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Volume 10, Number 3—March 2004

Dispatch

First Reported Prairie Dog–to-Human Tularemia Transmission, Texas, 2002

Swati B. Avashia*†Comments to Author , Jeannine M. Petersen‡, Connie M. Lindley§, Martin E. Schriefer‡, Kenneth L. Gage‡, Marty Cetron*, Thomas A. DeMarcus*, David K. Kim*, Jan Buck§, John A. Montenieri‡, Jennifer L. Lowell‡, Michael F. Antolin¶, Michael Y. Kosoy‡, Leon G. Carter‡, May C. Chu‡, Katherine A. Hendricks†, David T. Dennis‡, and Jacob L. Kool‡
Author affiliations: *Centers for Disease Control and Prevention, Atlanta, Georgia, USA; †Texas Department of Health, Austin, Texas, USA; ‡Centers for Disease Control and Prevention, Fort Collins, Colorado, USA; §Texas Department of Health, Arlington, Texas, USA; ¶Colorado State University, Fort Collins, Colorado, USA

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Table 1

Diagnostic results for all animals tested in association with tularemia outbreak in prairie dogs, Texas, 2002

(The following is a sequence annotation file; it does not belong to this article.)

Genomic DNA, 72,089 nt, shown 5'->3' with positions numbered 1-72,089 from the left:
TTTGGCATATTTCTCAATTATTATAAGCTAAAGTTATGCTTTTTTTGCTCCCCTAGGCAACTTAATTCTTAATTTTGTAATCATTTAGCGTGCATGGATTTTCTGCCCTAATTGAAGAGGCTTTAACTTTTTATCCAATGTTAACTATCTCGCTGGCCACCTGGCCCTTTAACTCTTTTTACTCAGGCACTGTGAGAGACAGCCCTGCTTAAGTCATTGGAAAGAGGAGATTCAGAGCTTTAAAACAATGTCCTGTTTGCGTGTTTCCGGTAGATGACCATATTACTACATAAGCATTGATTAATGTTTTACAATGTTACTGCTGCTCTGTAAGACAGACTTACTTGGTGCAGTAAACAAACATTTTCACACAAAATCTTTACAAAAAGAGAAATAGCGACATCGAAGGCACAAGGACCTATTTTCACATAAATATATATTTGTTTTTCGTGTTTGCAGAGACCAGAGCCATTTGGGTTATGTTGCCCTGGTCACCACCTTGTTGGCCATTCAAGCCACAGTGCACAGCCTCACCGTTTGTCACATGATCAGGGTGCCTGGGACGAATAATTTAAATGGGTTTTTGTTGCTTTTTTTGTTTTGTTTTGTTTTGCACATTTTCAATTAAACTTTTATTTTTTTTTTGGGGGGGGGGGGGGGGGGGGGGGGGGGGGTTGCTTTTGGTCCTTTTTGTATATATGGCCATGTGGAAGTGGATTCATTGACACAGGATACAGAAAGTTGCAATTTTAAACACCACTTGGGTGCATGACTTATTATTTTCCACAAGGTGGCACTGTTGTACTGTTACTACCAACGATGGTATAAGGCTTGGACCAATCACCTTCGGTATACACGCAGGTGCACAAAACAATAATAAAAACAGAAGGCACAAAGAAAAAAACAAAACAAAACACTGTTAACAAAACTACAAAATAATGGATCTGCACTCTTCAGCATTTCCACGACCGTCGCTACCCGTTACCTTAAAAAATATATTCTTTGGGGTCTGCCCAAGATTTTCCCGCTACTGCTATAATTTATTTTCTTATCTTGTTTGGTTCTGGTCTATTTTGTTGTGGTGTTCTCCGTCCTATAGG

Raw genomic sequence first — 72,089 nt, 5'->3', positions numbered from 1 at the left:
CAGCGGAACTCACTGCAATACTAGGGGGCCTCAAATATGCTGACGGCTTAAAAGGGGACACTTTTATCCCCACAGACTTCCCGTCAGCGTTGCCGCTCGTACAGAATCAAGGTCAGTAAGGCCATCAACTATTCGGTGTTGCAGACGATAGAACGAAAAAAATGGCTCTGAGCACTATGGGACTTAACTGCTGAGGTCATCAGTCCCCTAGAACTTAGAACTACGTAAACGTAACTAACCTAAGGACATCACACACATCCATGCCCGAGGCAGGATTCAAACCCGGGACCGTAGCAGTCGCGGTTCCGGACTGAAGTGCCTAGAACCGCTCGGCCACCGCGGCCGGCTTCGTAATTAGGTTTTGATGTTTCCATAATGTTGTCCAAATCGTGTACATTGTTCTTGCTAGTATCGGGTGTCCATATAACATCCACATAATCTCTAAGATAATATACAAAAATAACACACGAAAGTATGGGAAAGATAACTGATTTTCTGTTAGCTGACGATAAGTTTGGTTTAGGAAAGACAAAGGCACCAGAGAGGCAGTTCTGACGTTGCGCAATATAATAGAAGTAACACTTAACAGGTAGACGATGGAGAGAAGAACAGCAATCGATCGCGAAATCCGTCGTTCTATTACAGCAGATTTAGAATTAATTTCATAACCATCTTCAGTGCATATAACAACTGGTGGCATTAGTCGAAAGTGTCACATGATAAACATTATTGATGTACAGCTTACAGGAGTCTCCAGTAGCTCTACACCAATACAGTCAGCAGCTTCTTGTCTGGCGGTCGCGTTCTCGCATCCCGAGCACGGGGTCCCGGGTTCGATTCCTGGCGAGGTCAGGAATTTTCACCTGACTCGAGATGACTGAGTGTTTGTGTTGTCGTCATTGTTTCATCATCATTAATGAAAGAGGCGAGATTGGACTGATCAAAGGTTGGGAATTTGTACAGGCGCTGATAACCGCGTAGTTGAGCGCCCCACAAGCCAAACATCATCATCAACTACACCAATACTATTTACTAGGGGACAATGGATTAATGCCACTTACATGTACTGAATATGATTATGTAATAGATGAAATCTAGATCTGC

Location Species No. animals tested Confirmed positivea
Facility A
Prairie dogs
163
61
Retrieved from other Texas facilities
Prairie dogs
7
1
Czech Republic
Prairie dogs
6
1
Trapper facility, TX
Prairie dogs
8
0
Trapper facility, SD
Prairie dogs
2
0
Michigan
Prairie dogs
2
0
Facility A
Chinchilla, sugarglider, hedgehog, red squirrel, eastern chipmunk
16
0
Field investigation, Mellette County, SD Prairie dogs, deer mice, white-footed mice, grasshopper mice, ground squirrel, jack rabbit,
meadow vole 90 0

aPrairie dogs were confirmed positive on recovery of an isolate with characteristic growth on cysteine heart agar with 9% chocolatized blood and positive testing of the isolate by direct fluorescent antibody or polymerase chain reaction.

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